We might find hundreds of such fairy tales in the domain of science, but these three will serve as examples, and we much pass on to make the acquaintance of the science-fairies themselves, and see if they are as real as our old friends.

Tell me, why do you love fairy-land? what is its charm? Is it not that things happen so suddenly, so mysteriously, and without man having anything to do with it? In fairy-land, flowers blow, houses spring up like Aladdin's palace in a single night, and people are carried hundreds of miles in an instant by the touch of a fairy wand.

And then this land is not some distant country to which we can never hope to travel. It is here in the midst of us, only our eyes must be opened or we cannot see it. Ariel and Puck did not live in some unknown region. On the contrary, Ariel's song is

"Where the bee sucks, there suck I; In a cowslip's bell I lie; There I couch when owls do cry. On the bat's back I do fly, After summer, merrily."

The peasant falls asleep some evening in a wood and his eyes are opened by a fairy wand, so that he sees the little goblins and imps dancing around him on the green sward, sitting on mushrooms, or in the heads of the flowers, drinking out of acorn-cups, fighting with blades of grass, and riding on grasshoppers.

So, too, the gallant knight, riding to save some poor oppressed maiden, dashes across the foaming torrent; and just in the middle, as he is being swept away, his eyes are opened, and he sees fairy water-nymphs soothing his terrified horse and guiding him gently to the opposite shore. They are close at hand, these sprites, to the simple peasant or the gallant knight, or to anyone who has the gift of the fairies and can see them. but the man who scoffs at them, and does not believe in them or care for them, he never sees them. Only now and then they play him an ugly trick, leading him into some treacherous bog and leaving him to get out as he may.

Now, exactly all this which is true of the fairies of our childhood is true too of the fairies of science. There are forces around us, and among us, which I shall ask you to allow me to call fairies, and these are ten thousand times more wonderful, more magical, and more beautiful in their work, than those of the old fairy tales. They, too, are invisible, and many people live and die without ever seeing them or caring to see them. These people go about with their eyes shut, either because they will not open them, or because no one has taught them how to see. They fret and worry over their own little work and their own petty troubles, and do not know how to rest and refresh themselves, by letting the fairies open their eyes and show them the calm sweet picture of nature. They are like Peter Bell of whom Wordsworth wrote:-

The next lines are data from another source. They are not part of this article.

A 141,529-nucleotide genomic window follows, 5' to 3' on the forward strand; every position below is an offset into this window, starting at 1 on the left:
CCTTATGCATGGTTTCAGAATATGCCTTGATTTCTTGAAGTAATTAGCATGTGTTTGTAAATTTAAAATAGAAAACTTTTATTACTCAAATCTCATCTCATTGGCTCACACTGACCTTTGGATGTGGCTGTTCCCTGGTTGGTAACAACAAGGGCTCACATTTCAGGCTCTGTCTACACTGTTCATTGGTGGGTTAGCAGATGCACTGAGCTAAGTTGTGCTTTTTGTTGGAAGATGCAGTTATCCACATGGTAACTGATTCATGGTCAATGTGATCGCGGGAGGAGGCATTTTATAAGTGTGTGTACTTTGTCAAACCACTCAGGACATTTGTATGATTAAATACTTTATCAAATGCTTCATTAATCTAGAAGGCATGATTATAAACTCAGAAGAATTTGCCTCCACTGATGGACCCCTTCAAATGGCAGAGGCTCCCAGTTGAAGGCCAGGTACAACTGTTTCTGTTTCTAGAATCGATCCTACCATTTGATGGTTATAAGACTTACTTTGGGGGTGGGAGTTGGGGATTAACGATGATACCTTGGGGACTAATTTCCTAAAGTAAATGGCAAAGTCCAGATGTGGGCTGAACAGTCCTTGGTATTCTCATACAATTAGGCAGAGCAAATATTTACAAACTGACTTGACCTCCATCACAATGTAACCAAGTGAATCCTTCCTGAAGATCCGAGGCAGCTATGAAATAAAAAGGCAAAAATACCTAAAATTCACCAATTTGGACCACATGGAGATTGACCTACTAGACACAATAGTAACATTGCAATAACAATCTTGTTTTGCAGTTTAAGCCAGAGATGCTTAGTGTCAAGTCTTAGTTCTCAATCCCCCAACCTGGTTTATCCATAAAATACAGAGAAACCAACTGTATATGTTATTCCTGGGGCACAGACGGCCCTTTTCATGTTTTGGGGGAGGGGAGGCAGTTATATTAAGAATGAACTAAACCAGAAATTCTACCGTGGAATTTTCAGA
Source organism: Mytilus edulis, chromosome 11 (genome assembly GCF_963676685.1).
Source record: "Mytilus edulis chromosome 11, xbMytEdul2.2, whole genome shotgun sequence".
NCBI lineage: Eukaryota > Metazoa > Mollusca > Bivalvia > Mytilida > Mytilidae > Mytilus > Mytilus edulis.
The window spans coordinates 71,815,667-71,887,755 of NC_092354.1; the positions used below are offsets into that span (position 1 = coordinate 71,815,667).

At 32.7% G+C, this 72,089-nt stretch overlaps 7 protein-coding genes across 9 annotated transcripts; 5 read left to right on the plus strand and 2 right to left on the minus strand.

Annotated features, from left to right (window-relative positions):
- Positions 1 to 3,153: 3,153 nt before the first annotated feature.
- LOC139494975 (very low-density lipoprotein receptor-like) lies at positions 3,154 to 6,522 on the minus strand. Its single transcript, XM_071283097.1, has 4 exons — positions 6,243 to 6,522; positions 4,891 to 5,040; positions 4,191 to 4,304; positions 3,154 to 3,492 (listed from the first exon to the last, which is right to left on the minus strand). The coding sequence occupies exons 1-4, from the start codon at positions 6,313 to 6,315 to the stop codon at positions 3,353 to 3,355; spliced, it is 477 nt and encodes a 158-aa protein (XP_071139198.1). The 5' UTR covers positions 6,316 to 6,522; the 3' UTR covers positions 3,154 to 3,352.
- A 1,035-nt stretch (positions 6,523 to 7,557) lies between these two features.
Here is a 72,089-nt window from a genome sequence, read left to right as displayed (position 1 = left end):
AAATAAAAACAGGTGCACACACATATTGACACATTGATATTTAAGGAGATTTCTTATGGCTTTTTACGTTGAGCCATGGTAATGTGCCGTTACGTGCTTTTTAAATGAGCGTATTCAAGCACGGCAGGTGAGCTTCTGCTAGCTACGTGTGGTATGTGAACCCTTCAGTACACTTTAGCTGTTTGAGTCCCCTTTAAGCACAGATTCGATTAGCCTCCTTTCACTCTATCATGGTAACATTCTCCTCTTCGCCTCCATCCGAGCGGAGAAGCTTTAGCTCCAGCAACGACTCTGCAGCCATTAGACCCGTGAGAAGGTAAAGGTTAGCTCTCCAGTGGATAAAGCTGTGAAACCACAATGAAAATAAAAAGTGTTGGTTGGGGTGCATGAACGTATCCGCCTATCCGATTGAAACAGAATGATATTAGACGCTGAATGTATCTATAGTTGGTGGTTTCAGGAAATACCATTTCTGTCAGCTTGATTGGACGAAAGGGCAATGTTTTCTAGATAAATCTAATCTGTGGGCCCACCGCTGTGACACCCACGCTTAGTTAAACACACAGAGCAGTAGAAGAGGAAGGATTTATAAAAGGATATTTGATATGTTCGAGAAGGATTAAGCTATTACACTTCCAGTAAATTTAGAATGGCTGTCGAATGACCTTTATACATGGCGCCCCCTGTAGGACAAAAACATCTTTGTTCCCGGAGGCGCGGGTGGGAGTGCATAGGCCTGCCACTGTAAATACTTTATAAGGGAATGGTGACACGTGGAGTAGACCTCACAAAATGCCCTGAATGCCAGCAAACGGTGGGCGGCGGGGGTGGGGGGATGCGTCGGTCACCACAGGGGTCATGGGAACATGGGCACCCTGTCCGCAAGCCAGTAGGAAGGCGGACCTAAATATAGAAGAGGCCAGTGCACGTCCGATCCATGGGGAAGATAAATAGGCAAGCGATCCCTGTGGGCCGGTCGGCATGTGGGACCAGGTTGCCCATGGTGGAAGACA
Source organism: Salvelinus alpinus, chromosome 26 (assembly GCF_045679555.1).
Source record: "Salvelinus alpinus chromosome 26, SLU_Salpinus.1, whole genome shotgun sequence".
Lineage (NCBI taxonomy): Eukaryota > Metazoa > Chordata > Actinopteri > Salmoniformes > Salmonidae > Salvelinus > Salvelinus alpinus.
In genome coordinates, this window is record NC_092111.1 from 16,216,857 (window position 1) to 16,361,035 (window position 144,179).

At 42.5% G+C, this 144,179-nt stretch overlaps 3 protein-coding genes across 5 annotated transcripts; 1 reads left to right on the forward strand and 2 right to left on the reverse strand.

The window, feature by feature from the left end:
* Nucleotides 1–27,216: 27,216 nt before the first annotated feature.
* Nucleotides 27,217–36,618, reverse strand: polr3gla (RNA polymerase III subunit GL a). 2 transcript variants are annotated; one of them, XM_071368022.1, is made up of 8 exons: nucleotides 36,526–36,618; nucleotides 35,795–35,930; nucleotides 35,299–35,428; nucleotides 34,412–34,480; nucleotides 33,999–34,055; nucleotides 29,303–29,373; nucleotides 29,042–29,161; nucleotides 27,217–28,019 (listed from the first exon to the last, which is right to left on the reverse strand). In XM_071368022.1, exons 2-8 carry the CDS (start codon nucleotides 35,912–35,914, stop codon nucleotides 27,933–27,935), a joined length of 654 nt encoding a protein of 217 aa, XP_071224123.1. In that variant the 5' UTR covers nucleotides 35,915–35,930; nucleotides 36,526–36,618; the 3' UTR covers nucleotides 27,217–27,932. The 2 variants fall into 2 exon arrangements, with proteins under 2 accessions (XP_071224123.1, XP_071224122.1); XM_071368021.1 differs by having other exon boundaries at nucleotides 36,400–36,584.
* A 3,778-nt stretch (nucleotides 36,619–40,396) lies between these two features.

"A primrose by a river's brim A yellow primrose was to him, And it was nothing more."

But we will not be like these, we will open our eyes and ask, "What are these forces or fairies, and how can we see them?"

Just go out into the country, and sit down quietly and watch nature at work. Listen to the wind as it blows, look at the clouds rolling overhead, and waves rippling on the pond at your feet. Hearken to the brook as it flows by, watch the flower-buds opening one by one, and then ask yourself, "How all this is done?" Go out in the evening and see the dew gather drop by drop upon the grass, or trace the delicate hoar-frost crystals which bespangle every blade on a winter's morning. Look at the vivid flashes of lightening in a storm, and listen to the pealing thunder: and then tell me, by what machinery is all this wonderful work done? Man does none of it, neither could he stop it if he were to try; for it is all the work of those invisible forces or fairies whose acquaintance I wish you to make. Day and night, summer and winter, storm or calm, these fairies are at work, and we may hear them and know them, and make friends of them if we will.

There is only one gift we must have before we can learn to know them - we must have imagination. I do not mean mere fancy, which creates unreal images and impossible monsters, but imagination, the power of making pictures or images in our mind, of that which is, though it is invisible to us. Most children have this glorious gift, and love to picture to themselves all that is told them, and to hear the same tale over and over again till they see every bit of it as if it were real. This is why they are sure to love science it its tales are told them aright; and I, for one, hope the day may never come when we may lose that childish clearness of vision, which enables us through the temporal things which are seen, to realize those eternal truths which are unseen.

If you have this gift of imagination come with me, and in these lectures we will look for the invisible fairies of nature.

Watch a shower of rain. Where do the drops come from? and why are they round, or rather slightly oval? In our fourth lecture we shall se that the little particles of water of which the raindrops are made, were held apart and invisible in the air by heat, one of the most wonderful of our forces* or fairies, till the cold wind passed by and chilled the air. Then, when there was no longer so much heat, another invisible force, cohesion, which is always ready and waiting, seized on the tiny particles at once, and locked them together in a drop, the closest form in which they could lie. Then as the drops became larger and larger they fell into the grasp of another invisible force, gravitation, which dragged them down to the earth, drop by drop, till they made a shower of rain. Pause for a moment and think. You have surely heard of gravitation, by which the sun holds the earth and the planets, and keeps them moving round him in regular order? Well, it is this same gravitation which is a t work also whenever a shower of rain falls to the earth. Who can say that he is not a great invisible giant, always silently and invisibly toiling in great things and small whether we wake or sleep?